Well it turns out to be about 10 cents per mile which seems higher than what a typical mileage run would be. Also, US Airways currently allows you to buy top tier status for only $4K.
Aren’t the airlines money issues their own fault for doing upgrades in the first place? As Cranky pointed out with his KE trip, carriers outside the USA don’t just upgrade people like is done here. Why would people pay to sit in a higher cabin if they have a chance of upgrading to it? Maybe if the airlines stopped upgrading, people may start paying for First or Business, and if they don’t, then the airlines know they don’t need those cabins or to spend money updating them.
Doesn’t it make travelers mad if they can’t get that upgrade because other mileage members beat them to it? The airlines want the high $$$$ of business travelers, but how many of those business traverls sitting in First/Business really paid those fares or were upgraded? Airlines should stop upgrading and if they see people are not paying to sit in First/Business then shrink those cabins and add more PremEcono seats that I’m sure a lot of last minute business travelers pay for and make that section a more comformable seating are.
I like the Europe model of a meal, some legroom, and LOUNGE ACCESS. In my mind, a premium cabin means a premium lounge and I’ll gladly accept 3-3 EuroBiz in return for some lounge access, esp a nice one like BA Galleries. In terms of loyalty, its much harder in Europe to gain status. But benefits are good. LH gives their first tier “Frequent Travelers” lounge access at hub airports only for just 40k miles flown! That’s unheard of in the USA.
Ultimately, the cost of anything on the ground is cheaper than in the air. Feed me well in the lounge, and leave me alone on the plane. Lufthansa has newspapers and drinks available to everyone at FRA, so that they don’t need to carry as much of these things on board.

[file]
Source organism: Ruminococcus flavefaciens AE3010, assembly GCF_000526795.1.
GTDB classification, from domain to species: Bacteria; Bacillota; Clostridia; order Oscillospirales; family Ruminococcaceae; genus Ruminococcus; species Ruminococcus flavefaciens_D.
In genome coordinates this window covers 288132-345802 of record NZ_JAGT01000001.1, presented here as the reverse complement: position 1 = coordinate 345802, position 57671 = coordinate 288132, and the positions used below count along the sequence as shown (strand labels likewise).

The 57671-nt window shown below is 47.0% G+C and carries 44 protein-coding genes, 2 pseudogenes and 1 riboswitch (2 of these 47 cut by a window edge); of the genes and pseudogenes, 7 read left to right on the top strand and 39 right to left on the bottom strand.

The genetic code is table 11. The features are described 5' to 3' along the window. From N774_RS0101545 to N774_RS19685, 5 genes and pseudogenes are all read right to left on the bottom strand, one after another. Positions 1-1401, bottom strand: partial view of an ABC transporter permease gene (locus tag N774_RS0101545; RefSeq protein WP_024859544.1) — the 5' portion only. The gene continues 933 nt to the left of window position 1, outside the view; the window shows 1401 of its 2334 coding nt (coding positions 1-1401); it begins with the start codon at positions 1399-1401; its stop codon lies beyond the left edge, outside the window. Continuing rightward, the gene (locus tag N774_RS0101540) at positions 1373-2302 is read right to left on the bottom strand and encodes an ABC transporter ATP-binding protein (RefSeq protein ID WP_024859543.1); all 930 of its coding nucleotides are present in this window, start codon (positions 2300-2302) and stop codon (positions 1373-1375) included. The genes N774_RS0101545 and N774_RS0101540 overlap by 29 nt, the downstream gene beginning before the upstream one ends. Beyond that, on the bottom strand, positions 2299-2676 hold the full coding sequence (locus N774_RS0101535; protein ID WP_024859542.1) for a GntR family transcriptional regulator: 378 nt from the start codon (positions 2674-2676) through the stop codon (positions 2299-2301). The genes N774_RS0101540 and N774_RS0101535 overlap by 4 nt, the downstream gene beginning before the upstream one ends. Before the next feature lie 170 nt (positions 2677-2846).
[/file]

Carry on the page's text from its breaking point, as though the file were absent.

Well like anything in the airline business it depends who goes for it first. Since the airlines in the US all do the same thing the first one to do it is going to take a revenue hit. Although perhaps they’ll peel off free upgrades for the lower tiers.
That being said, they might still end up having to upgrade people since they’re running the system so close to capacity they might need the coach seats..
I think these moves were long overdue.
Loyalty programs should always have had a revenue component.
Anyhow many other US carriers have formed their entire FF programs around revenue component already – JetBlue, Southwest, Virgin American, so the majors are just catching up.
And yes AA will follow. Maybe not for another year, but as they digest their merger AAdvantage changes will certainly follow.
I like Noah’s suggestion that revenue alone be considered as an option for elite status. During high-demand periods, airfares from Texas to California can average $500. Five trips = $2500 in spend but not even 17,000 in miles (IAH-SFO) and only 10 nonstop segments, neither of which comes close to earning Silver on United or whatever American might come up with.
As Cranky points out, cheap fares can be a crap shoot and mileage runs may not do it anymore but I’m thinking something like this:
Silver = 25,000 miles or 30 segments PLUS $2500 – OR – $25,000 net spend on UA.
Why so much? At $10,000 that’s one C-class ticket to Europe or Asia. Does that make sense to compete for upgrades with someone who buys one international ticket per year? It also recognizes those who buy last minute but are not necessarily the road-warriors others tend to be. More revenue bang for the buck and the true travel titans will look at that requirement and most likely still say “Easy!”
I agree with your idea in theory, although the numbers are out of line. Nobody in their right mind would spend $25k on UA and 1) only get enough miles for Silver and 2) just to get Silver. I’m thinking $25k in total spend is more like 1K territory.